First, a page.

Miller Nash LLP
The IRS has provided some relief for taxpayers who had completed the first leg of an exchange, only to have the accommodator file for bankruptcy or be involved in a receivership. In Rev Proc 2010-14, the IRS ruled that in such situations the exchange will be treated as an installment sale.
In order to complete a tax-free exchange under Section 1031, the taxpayer must sell his or her property using the services of a qualified intermediary (also known as an accommodator). If qualified replacement property is properly identified within the 45-day identification period and it is actually acquired within 180 days, or the earlier due date of the taxpayer's tax return, the exchange qualifies for tax-free treatment under Section 1031.
But what if the accommodator files for bankruptcy in the interim? In that situation, many taxpayers have found themselves in the unhappy situation of losing some or all of their funds. But even if the funds were completely lost, they could not get access to the funds within the 180-day replacement period in order to complete their exchange.
The new revenue procedure allows the gain to be recognized similar to an installment sale. It requires the following: (1) that the accommodator be a qualified intermediary, (2) that the replacement property be properly identified unless the accommodator was in default before the end of the 45-day identification period, (3) that the like-kind exchange not be completed solely because of the bankruptcy of the accommodator, and (4) that the taxpayer not be in constructive receipt of the fund held by the accommodator before the bankruptcy filing.
The new procedure determines gain similarly to an installment sale under Section 453. The gain is recognized if, as, and when the accommodator ultimately distributes cash to the taxpayer:
Joe sold his $5 million building through an accommodator. His basis was $1 million. Joe was unable to acquire replacement property because Joe's accommodator had filed for bankruptcy. Joe's gain for a normal sale is $4 million. Joe is advised that he will receive $3 million in full satisfaction of his claim three years after the bankruptcy was filed and in that year receives $1 million in cash. Joe's gain for purposes of the calculation is $2 million ($3 million cash recovery less $1 million basis). His gain ratio is 67% ($2 million gain / $3 million sale price). Joe will have taxable income in the year he receives the first $1 million of cash of $670,000 ($1 million × 67% gain ratio).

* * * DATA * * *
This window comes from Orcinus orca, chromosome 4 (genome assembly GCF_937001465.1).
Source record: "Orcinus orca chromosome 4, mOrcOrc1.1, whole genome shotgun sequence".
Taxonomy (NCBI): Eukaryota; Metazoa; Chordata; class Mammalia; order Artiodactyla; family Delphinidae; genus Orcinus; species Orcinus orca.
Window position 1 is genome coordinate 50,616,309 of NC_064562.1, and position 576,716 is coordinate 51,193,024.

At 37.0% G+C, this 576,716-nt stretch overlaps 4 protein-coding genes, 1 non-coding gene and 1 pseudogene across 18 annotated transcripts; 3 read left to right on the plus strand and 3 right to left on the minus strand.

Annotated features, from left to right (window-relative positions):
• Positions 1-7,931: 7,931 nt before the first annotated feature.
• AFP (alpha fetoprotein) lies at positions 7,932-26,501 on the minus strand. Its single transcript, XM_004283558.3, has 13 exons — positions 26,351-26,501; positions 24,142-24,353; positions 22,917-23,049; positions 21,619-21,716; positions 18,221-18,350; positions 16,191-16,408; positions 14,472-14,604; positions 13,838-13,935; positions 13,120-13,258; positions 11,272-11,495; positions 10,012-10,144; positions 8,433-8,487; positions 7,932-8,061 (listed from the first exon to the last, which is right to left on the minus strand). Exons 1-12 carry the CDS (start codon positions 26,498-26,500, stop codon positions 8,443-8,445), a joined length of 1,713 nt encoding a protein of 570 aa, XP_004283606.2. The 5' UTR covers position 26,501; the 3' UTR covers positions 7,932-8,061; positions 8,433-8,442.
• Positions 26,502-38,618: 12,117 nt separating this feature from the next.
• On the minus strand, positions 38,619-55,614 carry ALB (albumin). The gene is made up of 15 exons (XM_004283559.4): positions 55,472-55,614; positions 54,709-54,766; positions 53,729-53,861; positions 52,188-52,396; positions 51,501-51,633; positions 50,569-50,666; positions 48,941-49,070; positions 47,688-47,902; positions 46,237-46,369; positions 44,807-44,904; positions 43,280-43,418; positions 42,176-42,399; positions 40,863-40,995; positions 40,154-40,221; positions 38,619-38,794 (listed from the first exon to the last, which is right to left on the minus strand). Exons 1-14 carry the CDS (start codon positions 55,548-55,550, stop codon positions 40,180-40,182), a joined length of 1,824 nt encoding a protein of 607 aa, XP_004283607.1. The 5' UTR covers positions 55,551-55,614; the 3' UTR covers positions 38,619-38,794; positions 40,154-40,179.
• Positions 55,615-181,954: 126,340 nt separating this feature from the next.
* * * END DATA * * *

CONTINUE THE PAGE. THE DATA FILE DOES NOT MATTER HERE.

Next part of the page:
If the taxpayer does not even receive enough cash from the bankruptcy to equal his basis, he will be able to claim a loss. Additional guidance is provided for many additional situations, such as for taxpayers who sold encumbered property.
The best approach for taxpayers is to use caution in negotiating the exchange with the accommodator. Make sure that the accommodator is adequately capitalized. Consider securing the accommodator's obligation with a qualified escrow or qualified trust arrangement. Oregon and Washington have each passed laws that provide new regulatory scrutiny of accommodators, but the new laws by no means guarantee that taxpayers cannot lose money in dealing with a financially unstable or dishonest accommodator.
Note that the new revenue procedure does not extend the 45-day identification period or the 180-day replacement period.
Ron Shellan is a partner at the law firm Miller Nash LLP. Miller Nash is a well established firm with strong traditions and fresh ideas. Serving the Pacific Northwest more than a century, Miller Nash lawyers are creative thinkers committed to serving clients and community in smart and innovative ways. You may reach Ron by phone at 503-224-5858 or e-mail email@example.com.